Mighty Blog

Preparing your kids for daylight saving time  

It’s that time of year again time to “fall back.” This year, daylight saving time is happening during the early morning of Sunday, Nov. 6, 2022 and you will set your clock back an hour. 

A focus on sleep for kids is important as good quality and quantity of sleep is important to kids’ ability to focus and learn in school, to have capacity for social and emotional regulation and growth and to be able to be as active as their bodies are trying to be during the daytime.  

While a one-hour time change may not seem like a big deal, it can take kids some getting used to an earlier bedtime. Fortunately, there are ways to help your child adjust to a new schedule more easily. 

Dr. Gigi Chawla discusses on WCCO

Dr. Gigi Chawla, chief of general pediatrics at Children’s Minnesota, shares tips for getting your kids through daylight saving time on WCCO.

How does daylight saving time affect the sleeping cycles of kids and teens? 

The disruption caused by daylight savings can be a recipe for cranky and tired kids and teens. Going back an hour can cause kids to not be ready for bed, resulting in them having a harder time getting up in the mornings. 

This “fall back” time can be especially hard for teens. While they are going through puberty, their natural sleep cycles are set to stay up late and subsequently be sleep deprived. Not to mention that it can be hard for anyone to wake up for school when it is still dark outside.  

Tips for helping kids and teens prepare for daylight saving time 

There are a couple different ways to help your child prepare for daylight savings time  

For younger kids: 

Adjusting nap times 

It’s important to start encouraging them to take their naps 10-15 minutes earlier each day a week before daylight saving time. Although it is ideal to start this new routine a week before daylight saving time, starting the day before can still be helpful.  

Encourage activity 

During the first week of daylight saving time, encouraging exercise and physical activity can be helpful in making sure that they are tired and ready to sleep by bedtime. This will allow kids to also get the benefit of daylight exposure which can help with their normal circadian rhythm.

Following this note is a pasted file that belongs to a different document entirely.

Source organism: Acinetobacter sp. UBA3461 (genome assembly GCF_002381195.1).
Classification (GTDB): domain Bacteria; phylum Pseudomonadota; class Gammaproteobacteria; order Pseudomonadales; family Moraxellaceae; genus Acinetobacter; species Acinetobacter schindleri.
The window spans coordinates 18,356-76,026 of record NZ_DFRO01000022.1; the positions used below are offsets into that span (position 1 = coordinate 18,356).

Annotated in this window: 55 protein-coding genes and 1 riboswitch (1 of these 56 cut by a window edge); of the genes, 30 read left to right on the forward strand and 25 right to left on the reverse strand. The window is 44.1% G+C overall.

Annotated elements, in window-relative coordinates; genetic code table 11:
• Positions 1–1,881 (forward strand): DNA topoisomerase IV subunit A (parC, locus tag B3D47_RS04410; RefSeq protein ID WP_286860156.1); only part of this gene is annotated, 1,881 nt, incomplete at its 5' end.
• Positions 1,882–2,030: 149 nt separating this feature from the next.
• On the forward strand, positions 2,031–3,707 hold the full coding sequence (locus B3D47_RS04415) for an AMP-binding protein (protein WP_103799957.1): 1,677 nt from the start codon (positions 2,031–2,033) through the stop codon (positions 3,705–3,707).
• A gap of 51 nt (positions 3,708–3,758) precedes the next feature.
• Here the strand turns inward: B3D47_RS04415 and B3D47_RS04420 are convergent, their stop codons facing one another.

For everyone else: 

It’s hard for anyone to wake up when there is no daylight outside triggering our brains to wake up, but that doesn’t mean there aren’t other things that can help. 

  • Having earlier dinners can help your body feel the routine and make it still feel normal.  
  • As parents, when you get up in the mornings, opening your kids’ bedroom doors, making noise and starting breakfast can help trigger kids’ brains that it is time to get up. Instead of light, your child’s brain will be triggered by sounds and smells to wake them up.  

What to do if you didn’t have time to prep your child for daylight saving time 

Even if you didn’t have time or forgot to prepare your child for daylight saving time, there are still plenty of other ways to help your child adjust. It is important to focus on good sleeping habits such as: 

  • Turning off electronics at least 60 minutes before bedtime. Blue light from phones, computers, tablets, TV and even nightlights can trick the brain into thinking that it’s daytime.  
  • Having a consistent nighttime routine lets your child’s body know that it’s time to unwind and go to sleep.   
  • Getting enough exercise during the day can help kids sleep better. Try to avoid too much physical activity close to bedtime, which can make it hard to unwind.  
  • Spending some time outside and being exposed to natural light during the day can help reset your child’s internal clock after a time change. 

Find more sleeping tips here. 

Should you be giving your child melatonin to help them adjust to daylight saving time? 

Unless discussed with your pediatrician, The Kid Experts strongly suggest that you do not give melatonin to your child. Although melatonin has a role in sleep, it should only be considered after trying sleeping habits that do not include medication.  

According to the CDC, from 2012-2021, there was a 530% increase of melatonin ingestion among kids leading to over 260,000 child poisoning reports at poison control centers across the nation. Find more information about giving melatonin to kids here.  

Mai Songsawatwong